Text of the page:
Rifat Chadirji is an architect who has imbued his work with a deep understanding of the roots of authentic regional expression, as well as a true appreciation of modernism and its principles. Chadirji has shown a unique capacity for the synthesis of form and function that translates traditional architectural idioms into contemporary expressions.
Chadirji's contributions transcend a mere body of work, important as that may be, for he also is a major figure in one of the most important and influential architectural schools in the Arab world. The Baghdad School of Architecture, where Chadirji taught for many years, has keenly felt Chadirji's influence. Rejecting the use of the forms of the past, Chadirji devised a synthesis of form that could translate into a new and contemporary urban aesthetic -- one that would guide the articulations of a genuinely modern Iraqi town-scape in the latter part of the 20th century.
"I set out to learn from traditional architecture and to achieve a synthesis between traditional forms and inevitable advent of modern technology. My aim was to create an architecture which at once acknowledges the place in which it is built, yet which sacrifices nothing to modern technical capability. At the same time I was concerned to understand analytically the reasoning behind traditional devices of environmental control such as courtyards, screen walls, natural ventilation, and reflected light."
In 2015, Chadirji was awarded the Tamayouz Architectural Lifetime Achievement Award, an award that celebrates the pioneers of Iraqi architecture and is "presented annually to an individual who has had a significant contribution towards the advancement of architecture in Iraq." In November of the same year (2015), Rifat Chadirji was presented with an honorary doctorate from Coventry University inn the UK.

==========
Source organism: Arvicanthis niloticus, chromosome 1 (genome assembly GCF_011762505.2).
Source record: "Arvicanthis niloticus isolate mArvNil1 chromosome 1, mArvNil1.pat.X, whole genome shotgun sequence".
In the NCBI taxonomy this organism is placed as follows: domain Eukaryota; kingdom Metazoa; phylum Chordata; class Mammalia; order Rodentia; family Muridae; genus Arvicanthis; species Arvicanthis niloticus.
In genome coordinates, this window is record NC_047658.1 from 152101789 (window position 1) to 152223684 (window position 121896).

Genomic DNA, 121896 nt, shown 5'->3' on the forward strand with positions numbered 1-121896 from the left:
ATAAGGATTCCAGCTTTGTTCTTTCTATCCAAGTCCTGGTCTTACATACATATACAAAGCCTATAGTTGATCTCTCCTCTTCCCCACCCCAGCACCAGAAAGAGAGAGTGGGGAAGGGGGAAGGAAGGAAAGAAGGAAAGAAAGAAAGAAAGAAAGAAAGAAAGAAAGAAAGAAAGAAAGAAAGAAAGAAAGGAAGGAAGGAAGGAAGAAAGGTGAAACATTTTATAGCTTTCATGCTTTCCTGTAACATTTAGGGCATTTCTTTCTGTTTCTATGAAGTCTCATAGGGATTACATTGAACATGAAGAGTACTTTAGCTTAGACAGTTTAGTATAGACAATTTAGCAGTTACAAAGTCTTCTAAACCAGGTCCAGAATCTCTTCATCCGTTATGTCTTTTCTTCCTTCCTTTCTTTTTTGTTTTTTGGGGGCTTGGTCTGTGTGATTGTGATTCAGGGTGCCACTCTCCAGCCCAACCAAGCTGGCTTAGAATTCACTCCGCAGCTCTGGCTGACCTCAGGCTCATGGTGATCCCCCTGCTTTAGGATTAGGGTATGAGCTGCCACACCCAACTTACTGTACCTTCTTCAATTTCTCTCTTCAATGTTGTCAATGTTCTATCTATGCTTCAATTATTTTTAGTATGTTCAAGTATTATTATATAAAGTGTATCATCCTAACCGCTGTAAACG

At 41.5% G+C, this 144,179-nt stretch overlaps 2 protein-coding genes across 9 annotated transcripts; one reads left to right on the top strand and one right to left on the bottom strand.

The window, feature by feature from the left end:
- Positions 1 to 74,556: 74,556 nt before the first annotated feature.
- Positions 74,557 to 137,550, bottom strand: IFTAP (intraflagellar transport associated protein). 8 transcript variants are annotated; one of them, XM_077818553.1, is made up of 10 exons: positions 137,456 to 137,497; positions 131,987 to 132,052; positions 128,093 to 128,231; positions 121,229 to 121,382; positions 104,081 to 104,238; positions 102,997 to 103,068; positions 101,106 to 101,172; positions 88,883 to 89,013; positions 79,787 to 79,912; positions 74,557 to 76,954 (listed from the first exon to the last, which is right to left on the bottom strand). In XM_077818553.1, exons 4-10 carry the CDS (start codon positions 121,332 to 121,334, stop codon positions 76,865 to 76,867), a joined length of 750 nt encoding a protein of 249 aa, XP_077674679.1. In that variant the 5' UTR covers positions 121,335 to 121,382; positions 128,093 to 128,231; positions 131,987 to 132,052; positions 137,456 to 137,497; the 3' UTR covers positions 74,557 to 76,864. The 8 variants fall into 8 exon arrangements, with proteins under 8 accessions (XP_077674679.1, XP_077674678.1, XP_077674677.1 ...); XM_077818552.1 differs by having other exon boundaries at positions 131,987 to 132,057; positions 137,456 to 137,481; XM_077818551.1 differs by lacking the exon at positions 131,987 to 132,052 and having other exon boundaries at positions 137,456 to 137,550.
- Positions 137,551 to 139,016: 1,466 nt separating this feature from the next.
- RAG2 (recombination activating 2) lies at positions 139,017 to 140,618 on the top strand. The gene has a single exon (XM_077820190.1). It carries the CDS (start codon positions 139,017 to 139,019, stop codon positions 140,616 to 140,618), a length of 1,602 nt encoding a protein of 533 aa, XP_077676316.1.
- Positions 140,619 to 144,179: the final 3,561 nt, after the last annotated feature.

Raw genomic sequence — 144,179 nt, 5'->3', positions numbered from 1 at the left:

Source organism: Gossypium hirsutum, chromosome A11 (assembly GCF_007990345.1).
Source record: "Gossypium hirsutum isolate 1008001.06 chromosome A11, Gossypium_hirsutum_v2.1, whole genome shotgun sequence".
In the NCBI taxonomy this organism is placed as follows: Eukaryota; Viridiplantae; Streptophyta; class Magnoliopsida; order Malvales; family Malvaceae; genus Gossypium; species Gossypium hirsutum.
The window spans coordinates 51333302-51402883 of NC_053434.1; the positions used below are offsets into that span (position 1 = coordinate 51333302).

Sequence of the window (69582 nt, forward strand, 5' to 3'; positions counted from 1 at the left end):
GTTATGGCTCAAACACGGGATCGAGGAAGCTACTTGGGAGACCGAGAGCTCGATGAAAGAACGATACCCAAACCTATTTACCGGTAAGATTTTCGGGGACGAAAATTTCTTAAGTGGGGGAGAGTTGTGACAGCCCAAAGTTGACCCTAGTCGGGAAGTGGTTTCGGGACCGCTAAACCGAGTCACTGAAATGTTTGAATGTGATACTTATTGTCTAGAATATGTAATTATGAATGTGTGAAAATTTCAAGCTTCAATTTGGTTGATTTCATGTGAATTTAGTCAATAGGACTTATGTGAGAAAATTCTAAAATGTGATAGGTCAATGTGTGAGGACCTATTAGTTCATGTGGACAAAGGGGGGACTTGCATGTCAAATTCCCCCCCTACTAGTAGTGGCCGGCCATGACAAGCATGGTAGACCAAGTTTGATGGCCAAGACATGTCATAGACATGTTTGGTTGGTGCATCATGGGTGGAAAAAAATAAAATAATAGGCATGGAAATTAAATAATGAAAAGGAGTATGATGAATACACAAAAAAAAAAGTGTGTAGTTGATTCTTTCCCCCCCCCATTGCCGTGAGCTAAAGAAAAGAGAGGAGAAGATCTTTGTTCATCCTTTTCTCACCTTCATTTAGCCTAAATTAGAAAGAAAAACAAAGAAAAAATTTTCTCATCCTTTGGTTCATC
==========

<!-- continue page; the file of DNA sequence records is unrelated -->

Bazarov, Konstantin. "Rifat Chadirji." Contemporary Architects, 163. Chicago: St. James Press, 1987.
In 1969, Rifat Chadirji entered a competition to design a new mosque and Islamic cultural center for the city of London along with several other international architects. Although Chadirji's design did not win, it remains an important part of his architectural oeuvre, as it is an example of an attempt to design a building type characterized at the time by a rigid adherence to tradition.
Unlike his design for the Siraj al-Din Mosque in Baghdad, characterized by its simple but bold plan, the London mosque bears more resemblance to traditional models, with its large central dome and minaret. The design is notable for these features, as well as the architectural details, such as windows and furnishings embellished with modernist geometric designs.
The plan is based on a series of octagonal units that connect to one another through irregularly shaped courtyards and halls. Visitors enter through a portal on the west side of the complex, which leads onto an enclosed open air courtyard. This in turn leads onto an inner, irregularly shaped open court. The inner court gives access to the various components of the complex. On its west side, double doors lead onto an octagonal unit houses a foyer and bookshop. On the east end is an octagonal unit housing an apartment for the director of the cultural center. On the south side of the court are entrances to the main building. The main building includes an irregular foyer with an octagonal ablutions unit on the west side, an octagonal unit that serves as coat storage on the east, and the entrance to the prayer hall on the south. A separate entrance to the mosque for women leads from the octagonal foyer and bookshop on the west side of the complex, past the ablutions unit and into the west wall of the prayer hall.
The prayer hall is the largest octagonal unit. Four of the side walls are longer than the other four, which contain the main door, the mihrab (directly opposite the door), and two sets of floor to ceiling windows.
On the north end of the complex, separate from the agglomeration described above, are two further octagonal units housing apartments for the caretaker and imam.
Al-Sulṭānī, Khālid. Rif‘at al-Jādirjī: mi‘mār, 114-119. Amman: Adib Books, 2016.